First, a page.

Raver Snobbery: Where is the love?
- Published on Thursday, 14 February 2013 18:19
During my recent, and very predictable, new year sabbatical from raving I started to think a lot about the pros and cons of going out in London. At the grand old age of 31, I’d been feeling the burn – not physically so much, but mentally I had a persistent feeling that things had changed, that ‘it wasn’t like it used to be’ and that maybe curtailing my raving ways would be a good idea… at least for the time being. Being away from the clubs and warehouses, I had a lot of time to ponder over the issues that affect partying in the current climate and having already written a piece on the London club scene for Mixmag, I realised there was a lot to consider.
I then watched the whole shuffling debate unfold with pretty much everyone in the world and their mum adding their two pennies worth or at least stoking the flames of debate and aiming a hail of venom at the shufflers. On top of this came my own experiences and attitude towards going out and partying, as well as feedback from my circle of friends.
The general consensus, in recent times, has been quite negative - away from the common issues associated with warehouse parties - poor ventilation and sound, queues for toilets, badly managed bars and so on - something that came up time and again was the crowds at parties. As we all know house music is massively popular at the moment and has attracted a slightly different kind of demographic to what most of the older, more discerning, ravers are used to. This has caused a hell of a lot of friction and, frankly, unnecessary hatred towards the shufflers and their ilk. Now, this may seem like familiar ground especially since Vice, The Guardian and various blogs have all covered shuffling to various degrees, but that’s just the tip of the iceberg. In my eyes, what we should be asking ourselves is not ‘Where did the shufflers come from?’ but ‘Where has the love gone?’... what belies all of this friction is an overwhelming air of snobbery, in the place of empathy and acceptance – which used to be a lot more common in the rave scene.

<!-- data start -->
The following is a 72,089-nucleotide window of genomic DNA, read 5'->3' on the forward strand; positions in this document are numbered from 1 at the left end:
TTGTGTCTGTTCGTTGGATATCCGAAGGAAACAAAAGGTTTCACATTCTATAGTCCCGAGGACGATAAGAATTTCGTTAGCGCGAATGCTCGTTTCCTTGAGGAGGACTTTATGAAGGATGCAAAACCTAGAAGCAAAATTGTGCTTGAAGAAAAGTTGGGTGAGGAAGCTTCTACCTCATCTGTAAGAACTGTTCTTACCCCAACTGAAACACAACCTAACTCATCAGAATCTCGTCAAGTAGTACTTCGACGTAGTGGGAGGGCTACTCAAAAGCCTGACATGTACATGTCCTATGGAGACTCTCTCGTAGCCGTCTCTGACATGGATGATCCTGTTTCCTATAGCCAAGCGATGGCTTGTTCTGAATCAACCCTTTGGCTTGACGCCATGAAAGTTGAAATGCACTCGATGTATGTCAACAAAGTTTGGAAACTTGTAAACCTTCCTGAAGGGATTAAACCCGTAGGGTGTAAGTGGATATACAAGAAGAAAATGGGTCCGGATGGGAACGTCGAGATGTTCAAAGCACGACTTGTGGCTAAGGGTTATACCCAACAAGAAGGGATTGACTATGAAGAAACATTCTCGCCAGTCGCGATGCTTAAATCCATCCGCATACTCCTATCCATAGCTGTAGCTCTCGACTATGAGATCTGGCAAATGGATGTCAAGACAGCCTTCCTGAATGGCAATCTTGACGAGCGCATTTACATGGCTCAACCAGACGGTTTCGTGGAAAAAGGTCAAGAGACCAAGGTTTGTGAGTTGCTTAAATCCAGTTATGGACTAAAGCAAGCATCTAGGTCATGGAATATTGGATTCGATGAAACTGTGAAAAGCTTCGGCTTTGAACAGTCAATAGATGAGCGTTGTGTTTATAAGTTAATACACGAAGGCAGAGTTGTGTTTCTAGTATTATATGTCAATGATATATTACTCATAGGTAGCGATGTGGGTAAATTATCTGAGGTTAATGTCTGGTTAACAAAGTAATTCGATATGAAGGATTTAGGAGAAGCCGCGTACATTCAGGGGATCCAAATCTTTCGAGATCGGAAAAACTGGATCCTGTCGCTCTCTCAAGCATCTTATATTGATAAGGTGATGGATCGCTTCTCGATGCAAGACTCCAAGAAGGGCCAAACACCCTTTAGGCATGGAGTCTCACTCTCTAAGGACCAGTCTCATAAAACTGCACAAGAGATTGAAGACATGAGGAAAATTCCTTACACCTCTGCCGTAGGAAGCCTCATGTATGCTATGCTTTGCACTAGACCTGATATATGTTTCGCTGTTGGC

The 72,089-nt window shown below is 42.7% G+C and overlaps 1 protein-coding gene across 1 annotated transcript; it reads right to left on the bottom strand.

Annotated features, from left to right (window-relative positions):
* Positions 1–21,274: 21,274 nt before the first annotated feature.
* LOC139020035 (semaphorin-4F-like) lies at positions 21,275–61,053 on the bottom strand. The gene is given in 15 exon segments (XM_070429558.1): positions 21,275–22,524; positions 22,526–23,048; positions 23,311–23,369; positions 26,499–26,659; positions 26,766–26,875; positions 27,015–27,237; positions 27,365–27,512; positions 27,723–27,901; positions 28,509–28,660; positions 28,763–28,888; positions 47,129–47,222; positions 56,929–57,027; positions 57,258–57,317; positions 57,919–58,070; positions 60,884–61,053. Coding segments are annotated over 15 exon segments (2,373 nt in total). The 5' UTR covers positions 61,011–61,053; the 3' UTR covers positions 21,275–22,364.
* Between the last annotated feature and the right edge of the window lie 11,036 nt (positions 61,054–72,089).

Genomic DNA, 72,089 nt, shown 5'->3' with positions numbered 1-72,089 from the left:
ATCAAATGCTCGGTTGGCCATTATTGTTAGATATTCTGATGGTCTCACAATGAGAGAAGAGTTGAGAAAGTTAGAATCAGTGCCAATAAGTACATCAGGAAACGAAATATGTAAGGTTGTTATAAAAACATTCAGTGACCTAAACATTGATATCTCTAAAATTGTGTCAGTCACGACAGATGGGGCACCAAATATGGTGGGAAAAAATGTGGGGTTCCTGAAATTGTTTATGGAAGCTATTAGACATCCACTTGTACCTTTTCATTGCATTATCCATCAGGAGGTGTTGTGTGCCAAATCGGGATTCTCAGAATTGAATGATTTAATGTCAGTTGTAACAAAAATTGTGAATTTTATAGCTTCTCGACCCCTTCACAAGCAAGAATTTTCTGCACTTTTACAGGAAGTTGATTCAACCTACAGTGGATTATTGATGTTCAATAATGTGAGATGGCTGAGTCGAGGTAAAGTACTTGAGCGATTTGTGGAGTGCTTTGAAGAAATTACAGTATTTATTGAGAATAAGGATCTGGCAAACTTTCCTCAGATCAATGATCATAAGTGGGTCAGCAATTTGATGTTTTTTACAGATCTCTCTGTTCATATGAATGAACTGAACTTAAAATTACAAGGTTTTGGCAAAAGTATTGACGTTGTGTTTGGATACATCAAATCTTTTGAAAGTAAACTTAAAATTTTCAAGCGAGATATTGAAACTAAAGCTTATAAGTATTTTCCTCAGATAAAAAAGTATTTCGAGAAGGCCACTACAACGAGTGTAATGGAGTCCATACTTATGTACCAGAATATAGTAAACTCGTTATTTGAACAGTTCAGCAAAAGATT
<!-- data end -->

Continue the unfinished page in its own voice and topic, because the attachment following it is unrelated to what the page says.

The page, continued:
The 'Godfather' of shape cutting/shuffling: Madkezza
*Before I continue, I must admit that I was as guilty as everyone else of turning my nose up at the shufflers, the younger ravers, the ones who only go to parties where certain DJs are playing. But, having had some time out to really think about things, I've changed my mind a little – which is the reason why I’m writing this piece. Of course, I’m 31, so the first point to make is that my observations of club culture are from a more experienced (and hopefully more grown up) point of view – and I have less in common with the typical raver, who would likely be in their late teens/early twenties, which pretty much nullifies my complaint that ‘young people have no manners’! I’m old, they’re young, and I’m trying to get over it.
In 2012 everyone noticed a considerable change in the clientele at warehouse parties. It went from a bunch of (usually) middle class east Londoners and their associates, who’d been raving since ‘day dot’ and all knew their Move D from their Ben Klock, to the perma-tanned Essex gang with their BOY baseball caps, bum bags, ultra-loose vests and Nike Blazers. And then it went a bit more ‘street’, with a slightly more aggy crowd coming from various corners of London. As I said, this caused some friction – and shuffling became a symbol for all the trouble that filtered into raves; fights, robberies, bad attitudes... All the more experienced ravers did their utmost to avoid the parties where they knew the shufflers would be and turned their noses up whenever anyone who fit the ‘shuffling mold’ would be hanging out in the same warehouse as them.